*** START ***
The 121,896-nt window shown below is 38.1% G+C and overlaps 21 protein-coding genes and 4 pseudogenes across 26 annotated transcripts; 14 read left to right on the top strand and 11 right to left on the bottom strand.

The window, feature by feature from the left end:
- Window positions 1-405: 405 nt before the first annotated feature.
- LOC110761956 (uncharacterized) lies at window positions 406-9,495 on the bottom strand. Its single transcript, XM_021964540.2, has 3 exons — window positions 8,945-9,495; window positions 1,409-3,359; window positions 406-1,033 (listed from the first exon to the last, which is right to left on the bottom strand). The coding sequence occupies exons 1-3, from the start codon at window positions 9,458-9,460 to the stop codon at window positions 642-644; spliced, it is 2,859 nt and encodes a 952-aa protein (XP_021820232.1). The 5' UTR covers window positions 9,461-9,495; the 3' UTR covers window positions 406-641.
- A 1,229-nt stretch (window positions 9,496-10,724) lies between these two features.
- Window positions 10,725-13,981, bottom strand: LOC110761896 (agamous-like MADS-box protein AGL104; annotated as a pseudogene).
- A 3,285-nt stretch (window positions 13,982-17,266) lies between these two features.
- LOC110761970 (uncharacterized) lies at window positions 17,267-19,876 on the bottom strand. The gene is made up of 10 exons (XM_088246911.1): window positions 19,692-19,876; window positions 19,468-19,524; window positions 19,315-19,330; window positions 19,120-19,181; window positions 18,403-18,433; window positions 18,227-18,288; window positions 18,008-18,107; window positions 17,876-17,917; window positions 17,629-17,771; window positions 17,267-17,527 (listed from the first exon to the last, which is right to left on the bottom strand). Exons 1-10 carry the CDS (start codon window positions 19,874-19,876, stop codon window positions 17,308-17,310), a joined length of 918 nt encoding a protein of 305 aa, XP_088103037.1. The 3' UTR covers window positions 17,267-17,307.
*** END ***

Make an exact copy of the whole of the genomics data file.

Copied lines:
The 121,896-nt window shown below is 38.1% G+C and overlaps 21 protein-coding genes and 4 pseudogenes across 26 annotated transcripts; 14 read left to right on the top strand and 11 right to left on the bottom strand.

The window, feature by feature from the left end:
- Window positions 1-405: 405 nt before the first annotated feature.
- LOC110761956 (uncharacterized) lies at window positions 406-9,495 on the bottom strand. Its single transcript, XM_021964540.2, has 3 exons — window positions 8,945-9,495; window positions 1,409-3,359; window positions 406-1,033 (listed from the first exon to the last, which is right to left on the bottom strand). The coding sequence occupies exons 1-3, from the start codon at window positions 9,458-9,460 to the stop codon at window positions 642-644; spliced, it is 2,859 nt and encodes a 952-aa protein (XP_021820232.1). The 5' UTR covers window positions 9,461-9,495; the 3' UTR covers window positions 406-641.
- A 1,229-nt stretch (window positions 9,496-10,724) lies between these two features.
- Window positions 10,725-13,981, bottom strand: LOC110761896 (agamous-like MADS-box protein AGL104; annotated as a pseudogene).
- A 3,285-nt stretch (window positions 13,982-17,266) lies between these two features.
- LOC110761970 (uncharacterized) lies at window positions 17,267-19,876 on the bottom strand. The gene is made up of 10 exons (XM_088246911.1): window positions 19,692-19,876; window positions 19,468-19,524; window positions 19,315-19,330; window positions 19,120-19,181; window positions 18,403-18,433; window positions 18,227-18,288; window positions 18,008-18,107; window positions 17,876-17,917; window positions 17,629-17,771; window positions 17,267-17,527 (listed from the first exon to the last, which is right to left on the bottom strand). Exons 1-10 carry the CDS (start codon window positions 19,874-19,876, stop codon window positions 17,308-17,310), a joined length of 918 nt encoding a protein of 305 aa, XP_088103037.1. The 3' UTR covers window positions 17,267-17,307.